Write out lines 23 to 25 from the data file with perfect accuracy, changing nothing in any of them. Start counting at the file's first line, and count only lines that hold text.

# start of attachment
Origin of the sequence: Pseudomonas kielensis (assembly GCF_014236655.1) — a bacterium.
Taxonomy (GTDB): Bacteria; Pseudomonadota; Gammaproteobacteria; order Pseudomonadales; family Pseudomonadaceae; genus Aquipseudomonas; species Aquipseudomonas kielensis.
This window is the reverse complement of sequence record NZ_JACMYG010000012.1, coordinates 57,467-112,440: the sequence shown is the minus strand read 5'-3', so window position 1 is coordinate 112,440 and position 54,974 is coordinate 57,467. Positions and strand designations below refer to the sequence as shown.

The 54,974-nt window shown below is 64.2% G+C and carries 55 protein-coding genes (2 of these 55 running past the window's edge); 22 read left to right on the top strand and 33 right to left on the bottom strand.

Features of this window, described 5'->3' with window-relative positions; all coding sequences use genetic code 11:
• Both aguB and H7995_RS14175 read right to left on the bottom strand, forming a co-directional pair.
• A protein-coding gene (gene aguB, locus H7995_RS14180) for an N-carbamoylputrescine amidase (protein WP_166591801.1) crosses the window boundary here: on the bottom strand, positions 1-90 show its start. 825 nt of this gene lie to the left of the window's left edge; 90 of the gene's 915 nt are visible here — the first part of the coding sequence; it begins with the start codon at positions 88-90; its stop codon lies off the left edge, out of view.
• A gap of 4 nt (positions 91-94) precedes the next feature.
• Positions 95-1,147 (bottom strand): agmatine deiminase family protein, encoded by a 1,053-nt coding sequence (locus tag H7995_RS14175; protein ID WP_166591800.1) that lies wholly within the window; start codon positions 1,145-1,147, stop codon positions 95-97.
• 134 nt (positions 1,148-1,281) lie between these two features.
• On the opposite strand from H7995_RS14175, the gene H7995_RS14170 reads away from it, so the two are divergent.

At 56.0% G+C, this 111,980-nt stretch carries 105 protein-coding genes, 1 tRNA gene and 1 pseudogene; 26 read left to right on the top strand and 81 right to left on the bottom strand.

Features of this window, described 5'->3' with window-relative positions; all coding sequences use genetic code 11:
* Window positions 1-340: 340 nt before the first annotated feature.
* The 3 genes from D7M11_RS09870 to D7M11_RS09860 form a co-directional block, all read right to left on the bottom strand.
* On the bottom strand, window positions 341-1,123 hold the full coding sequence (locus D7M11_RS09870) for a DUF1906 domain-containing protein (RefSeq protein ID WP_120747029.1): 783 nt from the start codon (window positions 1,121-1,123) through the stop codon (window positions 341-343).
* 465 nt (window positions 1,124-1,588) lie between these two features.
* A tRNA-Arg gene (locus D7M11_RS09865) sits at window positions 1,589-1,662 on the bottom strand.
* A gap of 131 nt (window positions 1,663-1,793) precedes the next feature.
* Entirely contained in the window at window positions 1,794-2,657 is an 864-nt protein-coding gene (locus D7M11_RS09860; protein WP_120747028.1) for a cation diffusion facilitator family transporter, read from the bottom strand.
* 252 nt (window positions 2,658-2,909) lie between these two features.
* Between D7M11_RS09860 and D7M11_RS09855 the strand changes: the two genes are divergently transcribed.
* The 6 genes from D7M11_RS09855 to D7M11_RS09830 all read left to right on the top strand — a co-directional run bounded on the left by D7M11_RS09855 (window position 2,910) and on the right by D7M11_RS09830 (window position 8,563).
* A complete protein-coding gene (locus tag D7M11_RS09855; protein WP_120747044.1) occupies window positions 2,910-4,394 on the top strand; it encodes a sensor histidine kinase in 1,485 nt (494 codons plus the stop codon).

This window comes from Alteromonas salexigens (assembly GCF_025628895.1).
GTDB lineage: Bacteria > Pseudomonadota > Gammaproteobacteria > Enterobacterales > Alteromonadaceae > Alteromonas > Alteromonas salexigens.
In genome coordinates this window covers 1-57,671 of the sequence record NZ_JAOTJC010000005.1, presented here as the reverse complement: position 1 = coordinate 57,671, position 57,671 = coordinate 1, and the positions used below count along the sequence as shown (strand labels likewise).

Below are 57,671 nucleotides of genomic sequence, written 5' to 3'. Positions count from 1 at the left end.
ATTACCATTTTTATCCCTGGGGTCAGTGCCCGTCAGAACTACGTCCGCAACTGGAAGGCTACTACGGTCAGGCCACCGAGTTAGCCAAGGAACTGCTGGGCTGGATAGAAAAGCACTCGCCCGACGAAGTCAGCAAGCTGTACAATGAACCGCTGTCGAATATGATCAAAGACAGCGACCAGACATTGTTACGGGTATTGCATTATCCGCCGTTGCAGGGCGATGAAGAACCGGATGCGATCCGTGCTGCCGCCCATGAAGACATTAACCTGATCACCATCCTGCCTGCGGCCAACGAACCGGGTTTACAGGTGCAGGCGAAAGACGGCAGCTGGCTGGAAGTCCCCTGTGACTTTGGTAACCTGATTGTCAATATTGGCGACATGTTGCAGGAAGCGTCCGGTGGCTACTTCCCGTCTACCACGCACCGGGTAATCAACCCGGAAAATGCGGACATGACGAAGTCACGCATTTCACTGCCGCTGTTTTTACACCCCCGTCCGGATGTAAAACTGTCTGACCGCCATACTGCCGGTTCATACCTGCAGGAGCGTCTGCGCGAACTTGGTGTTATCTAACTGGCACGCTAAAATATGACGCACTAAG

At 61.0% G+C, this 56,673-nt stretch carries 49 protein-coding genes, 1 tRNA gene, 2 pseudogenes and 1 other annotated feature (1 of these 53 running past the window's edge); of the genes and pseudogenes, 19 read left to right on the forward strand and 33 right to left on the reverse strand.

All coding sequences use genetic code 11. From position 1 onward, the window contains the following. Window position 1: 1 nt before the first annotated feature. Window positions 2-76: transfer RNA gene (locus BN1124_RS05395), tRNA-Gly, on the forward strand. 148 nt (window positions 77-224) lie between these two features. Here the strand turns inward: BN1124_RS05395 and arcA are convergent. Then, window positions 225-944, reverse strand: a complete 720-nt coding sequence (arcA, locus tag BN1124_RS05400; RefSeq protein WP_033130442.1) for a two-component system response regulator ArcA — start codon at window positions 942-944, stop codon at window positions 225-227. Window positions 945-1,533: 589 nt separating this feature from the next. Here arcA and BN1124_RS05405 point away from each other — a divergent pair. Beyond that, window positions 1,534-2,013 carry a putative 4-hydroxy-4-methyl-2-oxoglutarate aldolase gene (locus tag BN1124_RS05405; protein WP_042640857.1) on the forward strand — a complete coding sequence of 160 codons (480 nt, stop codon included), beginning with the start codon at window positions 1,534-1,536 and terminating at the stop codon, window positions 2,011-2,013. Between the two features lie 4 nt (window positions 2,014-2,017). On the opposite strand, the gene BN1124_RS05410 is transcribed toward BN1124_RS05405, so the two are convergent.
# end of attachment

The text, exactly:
* The 6 genes from D7M11_RS09855 to D7M11_RS09830 all read left to right on the top strand — a co-directional run bounded on the left by D7M11_RS09855 (window position 2,910) and on the right by D7M11_RS09830 (window position 8,563).
* A complete protein-coding gene (locus tag D7M11_RS09855; protein WP_120747044.1) occupies window positions 2,910-4,394 on the top strand; it encodes a sensor histidine kinase in 1,485 nt (494 codons plus the stop codon).

This window comes from Alteromonas salexigens (assembly GCF_025628895.1).